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Setting the Environmental Agenda in Canada and the United States: The Cases of Dioxin and Radon

Kathryn Harrison and George Hoberg
Canadian Journal of Political Science / Revue canadienne de science politique
Vol. 24, No. 1 (Mar., 1991), pp. 3-27
Stable URL: http://www.jstor.org/stable/3229629
Page Count: 25
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Since scans are not currently available to screen readers, please contact JSTOR User Support for access. We'll provide a PDF copy for your screen reader.
Setting the Environmental Agenda in Canada and the United States: The Cases of Dioxin and Radon
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Abstract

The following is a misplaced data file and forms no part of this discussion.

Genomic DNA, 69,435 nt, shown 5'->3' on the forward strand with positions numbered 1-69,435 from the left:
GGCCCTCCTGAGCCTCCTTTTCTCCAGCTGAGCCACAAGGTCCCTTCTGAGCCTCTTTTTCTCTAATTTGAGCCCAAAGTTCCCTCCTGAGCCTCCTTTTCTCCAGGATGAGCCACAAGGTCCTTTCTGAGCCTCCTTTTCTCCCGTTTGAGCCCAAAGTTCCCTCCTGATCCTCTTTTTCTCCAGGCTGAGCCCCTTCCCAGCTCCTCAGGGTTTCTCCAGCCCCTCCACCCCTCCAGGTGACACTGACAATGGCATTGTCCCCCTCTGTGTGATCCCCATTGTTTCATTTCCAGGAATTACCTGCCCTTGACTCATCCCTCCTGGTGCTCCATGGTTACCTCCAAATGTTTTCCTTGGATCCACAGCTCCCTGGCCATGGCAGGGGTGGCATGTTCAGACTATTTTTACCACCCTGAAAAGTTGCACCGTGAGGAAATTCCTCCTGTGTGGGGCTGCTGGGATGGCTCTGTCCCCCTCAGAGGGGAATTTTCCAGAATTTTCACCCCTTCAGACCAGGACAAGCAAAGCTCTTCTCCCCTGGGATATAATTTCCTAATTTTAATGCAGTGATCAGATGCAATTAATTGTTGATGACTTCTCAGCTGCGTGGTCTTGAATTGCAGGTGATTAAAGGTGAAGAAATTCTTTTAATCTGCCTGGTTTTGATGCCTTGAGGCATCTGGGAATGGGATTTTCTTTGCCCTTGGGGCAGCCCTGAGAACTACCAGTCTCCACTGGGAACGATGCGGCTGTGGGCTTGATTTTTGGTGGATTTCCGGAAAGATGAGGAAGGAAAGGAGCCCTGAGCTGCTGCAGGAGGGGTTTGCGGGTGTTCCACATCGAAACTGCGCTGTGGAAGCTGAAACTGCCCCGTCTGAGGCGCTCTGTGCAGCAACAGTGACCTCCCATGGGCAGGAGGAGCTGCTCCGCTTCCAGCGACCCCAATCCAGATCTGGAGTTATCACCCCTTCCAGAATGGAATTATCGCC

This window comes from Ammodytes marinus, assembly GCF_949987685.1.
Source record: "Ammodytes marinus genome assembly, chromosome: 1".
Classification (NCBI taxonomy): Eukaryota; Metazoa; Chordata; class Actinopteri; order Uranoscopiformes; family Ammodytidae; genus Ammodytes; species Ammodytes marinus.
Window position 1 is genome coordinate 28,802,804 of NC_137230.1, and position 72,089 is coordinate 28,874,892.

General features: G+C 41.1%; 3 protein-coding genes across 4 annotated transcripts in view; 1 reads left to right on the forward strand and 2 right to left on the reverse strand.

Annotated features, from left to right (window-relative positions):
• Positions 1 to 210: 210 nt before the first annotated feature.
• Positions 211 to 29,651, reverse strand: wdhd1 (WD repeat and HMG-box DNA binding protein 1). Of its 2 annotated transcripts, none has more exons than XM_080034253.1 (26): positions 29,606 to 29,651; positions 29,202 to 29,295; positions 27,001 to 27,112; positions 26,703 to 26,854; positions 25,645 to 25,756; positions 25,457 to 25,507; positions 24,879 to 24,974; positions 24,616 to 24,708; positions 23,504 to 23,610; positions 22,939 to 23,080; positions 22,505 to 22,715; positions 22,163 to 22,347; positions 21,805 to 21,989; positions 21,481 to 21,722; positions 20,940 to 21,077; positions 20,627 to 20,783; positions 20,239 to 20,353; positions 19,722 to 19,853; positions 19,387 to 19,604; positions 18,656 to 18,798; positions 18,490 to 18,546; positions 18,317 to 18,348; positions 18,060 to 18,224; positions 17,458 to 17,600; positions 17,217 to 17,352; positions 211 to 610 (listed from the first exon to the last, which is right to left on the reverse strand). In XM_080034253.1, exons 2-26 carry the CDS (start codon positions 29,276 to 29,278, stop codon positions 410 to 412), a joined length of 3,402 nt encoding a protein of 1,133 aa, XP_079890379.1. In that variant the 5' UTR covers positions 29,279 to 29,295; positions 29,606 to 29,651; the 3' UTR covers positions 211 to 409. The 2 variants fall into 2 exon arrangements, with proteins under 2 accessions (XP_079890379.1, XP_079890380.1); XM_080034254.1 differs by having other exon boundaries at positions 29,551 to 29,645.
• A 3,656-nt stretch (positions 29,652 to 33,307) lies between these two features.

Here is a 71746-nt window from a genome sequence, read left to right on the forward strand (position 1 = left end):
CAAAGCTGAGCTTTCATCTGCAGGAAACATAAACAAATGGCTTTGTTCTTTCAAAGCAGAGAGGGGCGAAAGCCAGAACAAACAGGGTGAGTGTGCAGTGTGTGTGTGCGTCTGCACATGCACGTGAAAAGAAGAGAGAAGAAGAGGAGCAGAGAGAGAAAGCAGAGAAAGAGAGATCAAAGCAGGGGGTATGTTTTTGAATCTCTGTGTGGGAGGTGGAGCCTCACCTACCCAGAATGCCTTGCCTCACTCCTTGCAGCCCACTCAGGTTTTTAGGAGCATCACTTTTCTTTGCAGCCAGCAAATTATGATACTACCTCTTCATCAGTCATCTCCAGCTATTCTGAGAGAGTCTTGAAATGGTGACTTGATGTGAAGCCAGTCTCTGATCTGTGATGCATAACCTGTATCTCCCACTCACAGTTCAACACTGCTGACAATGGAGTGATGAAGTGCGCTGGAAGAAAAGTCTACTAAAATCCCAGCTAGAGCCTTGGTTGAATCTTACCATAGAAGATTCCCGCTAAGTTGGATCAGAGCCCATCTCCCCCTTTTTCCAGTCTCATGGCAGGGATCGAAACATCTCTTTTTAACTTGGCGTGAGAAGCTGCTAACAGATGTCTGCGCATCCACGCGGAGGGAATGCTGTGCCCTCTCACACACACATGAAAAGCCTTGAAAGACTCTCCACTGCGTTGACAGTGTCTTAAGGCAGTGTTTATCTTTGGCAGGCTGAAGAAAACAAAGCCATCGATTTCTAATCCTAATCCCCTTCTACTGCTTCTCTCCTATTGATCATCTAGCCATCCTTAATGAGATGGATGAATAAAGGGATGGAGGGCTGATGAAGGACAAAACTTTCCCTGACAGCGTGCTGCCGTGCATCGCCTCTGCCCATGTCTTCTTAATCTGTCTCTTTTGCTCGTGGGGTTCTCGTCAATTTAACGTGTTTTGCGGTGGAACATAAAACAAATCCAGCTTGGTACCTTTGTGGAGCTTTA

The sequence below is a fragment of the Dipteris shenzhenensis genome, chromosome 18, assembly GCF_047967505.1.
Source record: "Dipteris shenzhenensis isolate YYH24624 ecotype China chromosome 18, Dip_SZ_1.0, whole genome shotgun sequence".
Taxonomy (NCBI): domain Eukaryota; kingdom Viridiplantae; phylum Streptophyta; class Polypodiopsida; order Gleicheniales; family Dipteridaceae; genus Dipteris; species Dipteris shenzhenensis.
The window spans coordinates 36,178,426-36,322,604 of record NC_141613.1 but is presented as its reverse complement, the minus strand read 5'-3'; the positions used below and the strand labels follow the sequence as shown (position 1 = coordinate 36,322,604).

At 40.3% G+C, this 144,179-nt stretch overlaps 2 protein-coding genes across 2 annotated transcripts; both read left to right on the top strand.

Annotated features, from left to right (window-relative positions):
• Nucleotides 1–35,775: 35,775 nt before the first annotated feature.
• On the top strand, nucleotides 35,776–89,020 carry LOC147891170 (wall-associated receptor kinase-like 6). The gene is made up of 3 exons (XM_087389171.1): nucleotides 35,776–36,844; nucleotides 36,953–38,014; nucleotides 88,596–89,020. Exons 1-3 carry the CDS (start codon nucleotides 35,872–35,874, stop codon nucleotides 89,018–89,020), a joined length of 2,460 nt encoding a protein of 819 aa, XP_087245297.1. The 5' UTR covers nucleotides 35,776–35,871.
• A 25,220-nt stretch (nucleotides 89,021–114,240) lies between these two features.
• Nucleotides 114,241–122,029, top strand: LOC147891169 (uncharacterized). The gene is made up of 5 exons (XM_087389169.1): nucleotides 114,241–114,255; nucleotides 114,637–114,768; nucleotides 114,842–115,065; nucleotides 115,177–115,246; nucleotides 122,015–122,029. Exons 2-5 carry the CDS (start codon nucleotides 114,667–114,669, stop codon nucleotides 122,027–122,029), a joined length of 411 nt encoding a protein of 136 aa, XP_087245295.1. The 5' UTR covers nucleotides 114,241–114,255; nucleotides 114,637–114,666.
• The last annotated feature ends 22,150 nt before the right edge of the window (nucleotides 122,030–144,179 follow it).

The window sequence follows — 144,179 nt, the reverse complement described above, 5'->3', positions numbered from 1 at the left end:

This article uses the case of toxic substance regulation to examine the process of governmental agenda-setting. Two kinds of comparisons are employed: a cross-national comparison of Canada and the United States, and a comparison of two toxic substance controversies. In the case of dioxins from pulp mills, the issue emerged on the two countries' agendas at approximately the same time. In contrast, the issue of indoor air pollution from radon reached the US regulatory agenda in 1986, but as of mid1990 had yet to emerge as a significant regulatory issue in Canada. The comparative case analysis yields four major conclusions: (1) changes in science and technology can be important driving forces behind the emergence of an issue, but as necessary, not sufficient conditions for agenda-setting; (2) the interdependence of the two countries produces an interdependence of their regulatory agendas; (3) policy entrepreneurs play a fundamental role in forcing issues onto the governmental agenda; and (4) the incentives and influence of policy entrepreneurs is shaped by the institutional structures and political cultures of the two countries. /// Cet article évalue la formation de l' << agenda >> politique en étudiant la réglementation des substances toxiques. Les auteurs comparent la réglementation de deux substances toxiques, la dioxine et la radon, au Canada et aux États-Unis. Le problème du rejet de la dioxine des moulins à papier est apparu simultanément dans les deux pays. Au contraire, les risques d'exposition au radon ont atteint l'agenda des offices de réglementation américains en 1986 alors qu'en 1990, ils n'avaient pas encore attiré l'attention des offices canadiens. Quatre conclusions se dégagent de cette étude: (1) les changements dans la science et la technologie peuvent mener à l'émergence d'un enjeu mais ces éléments sont insuffisants en soi quoique nécessaires; (2) l'interdépendance des deux pays conduit à l'interdépendance de leur agenda de réglementation; (3) les entrepreneurs en politiques publiques jouent un rôle fondamental dans la mise à l'agenda des problèmes; (4) les institutions et les cultures politiques des deux pays façonnent à la fois les stimuli et l'influence de ces entrepreneurs.

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